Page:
During the 1960s, the world was treated to swathes of quality science fiction and fantasy writing. The regular magazines were well read and new talent was continuously bubbling up to the surface. With an editorial eye always ever watchful, the cream of this crop could then be highlighted and turned into a nationwide phenomenon. In the stereotypically male dominated science writing sector, seeing a woman's name in the credits must have been extremely promising for other women and girls who knew they could also write well. The prejudices seemed to be fading, and they were as now even more women feel able to and capable of releasing great writing.
Ursula Le Guin's work touches on the human emotions and the subtle interconnectivity of political and factional priorities. She had an incredible reach with the imagination, showing that she could write convincingly in many genres and styles. The science fiction was only one of many routes taken by Ursula, however it was in this genre that she won the most recognition. She's also turned her hand to fantasy, poetry, children's writing, and lectures.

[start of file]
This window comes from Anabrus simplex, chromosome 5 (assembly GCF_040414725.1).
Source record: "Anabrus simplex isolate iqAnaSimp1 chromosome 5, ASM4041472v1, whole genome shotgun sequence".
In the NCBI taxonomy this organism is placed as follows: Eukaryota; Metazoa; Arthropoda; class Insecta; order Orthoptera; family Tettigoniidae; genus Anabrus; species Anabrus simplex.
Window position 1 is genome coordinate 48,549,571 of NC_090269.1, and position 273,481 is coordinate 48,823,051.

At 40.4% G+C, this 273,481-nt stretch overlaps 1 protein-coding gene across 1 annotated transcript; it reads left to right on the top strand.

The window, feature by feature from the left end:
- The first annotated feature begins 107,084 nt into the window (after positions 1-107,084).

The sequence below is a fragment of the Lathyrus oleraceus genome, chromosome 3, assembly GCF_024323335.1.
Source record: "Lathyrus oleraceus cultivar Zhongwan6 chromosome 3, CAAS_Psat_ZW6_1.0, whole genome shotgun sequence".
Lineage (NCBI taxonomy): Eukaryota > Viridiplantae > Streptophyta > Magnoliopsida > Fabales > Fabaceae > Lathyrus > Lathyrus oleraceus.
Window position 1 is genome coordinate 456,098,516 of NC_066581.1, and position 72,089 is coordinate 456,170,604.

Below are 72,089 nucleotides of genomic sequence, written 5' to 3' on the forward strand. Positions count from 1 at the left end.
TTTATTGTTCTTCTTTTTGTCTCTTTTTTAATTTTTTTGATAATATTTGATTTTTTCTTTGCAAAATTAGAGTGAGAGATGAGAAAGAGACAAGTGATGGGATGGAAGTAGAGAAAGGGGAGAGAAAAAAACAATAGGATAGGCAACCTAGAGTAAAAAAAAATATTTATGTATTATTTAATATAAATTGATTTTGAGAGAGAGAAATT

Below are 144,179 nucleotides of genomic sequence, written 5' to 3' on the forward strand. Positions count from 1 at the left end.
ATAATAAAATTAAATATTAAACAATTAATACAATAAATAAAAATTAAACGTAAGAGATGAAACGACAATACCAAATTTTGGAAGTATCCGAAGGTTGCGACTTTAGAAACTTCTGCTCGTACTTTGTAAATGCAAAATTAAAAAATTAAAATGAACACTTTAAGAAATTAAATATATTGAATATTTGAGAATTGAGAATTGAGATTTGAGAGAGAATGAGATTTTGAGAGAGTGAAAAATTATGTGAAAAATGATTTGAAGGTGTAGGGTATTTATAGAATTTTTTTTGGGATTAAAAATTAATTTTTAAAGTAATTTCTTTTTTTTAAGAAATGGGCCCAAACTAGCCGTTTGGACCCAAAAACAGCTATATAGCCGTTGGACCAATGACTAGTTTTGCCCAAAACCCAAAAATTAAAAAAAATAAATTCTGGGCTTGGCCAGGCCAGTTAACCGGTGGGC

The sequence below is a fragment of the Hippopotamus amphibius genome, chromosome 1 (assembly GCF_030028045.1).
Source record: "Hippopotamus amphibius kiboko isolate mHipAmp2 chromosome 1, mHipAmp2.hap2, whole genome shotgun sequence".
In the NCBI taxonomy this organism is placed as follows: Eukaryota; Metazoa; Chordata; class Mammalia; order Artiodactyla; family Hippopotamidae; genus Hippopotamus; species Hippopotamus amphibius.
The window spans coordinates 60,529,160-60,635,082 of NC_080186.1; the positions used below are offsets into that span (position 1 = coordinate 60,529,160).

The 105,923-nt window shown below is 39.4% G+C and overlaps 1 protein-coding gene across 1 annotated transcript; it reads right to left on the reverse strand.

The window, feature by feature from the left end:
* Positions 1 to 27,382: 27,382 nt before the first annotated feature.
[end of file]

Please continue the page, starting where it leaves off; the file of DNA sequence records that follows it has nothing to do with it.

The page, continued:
As a child, with her two siblings, Ursula was encouraged to read. Her family had friends from varying cultures in America, including Native Americans. Having this unusual tolerance enabled Ursula to understand dynamic and frictions between cultures from all sides. This no doubt helped her to create full and wholesome writing. She's struggled with technical subjects at school, but found science fulfilling to write about. Ursula clearly had the imagination and the scope, just perhaps not the logic required to do long division.
Ursula died on the 22nd of Jan 2018 in her home in Oregon.
Listen to a free dramatisation of a selection of her books.
Find all the Ursula Le Guin you can ever need on Amazon UK and Amazon US.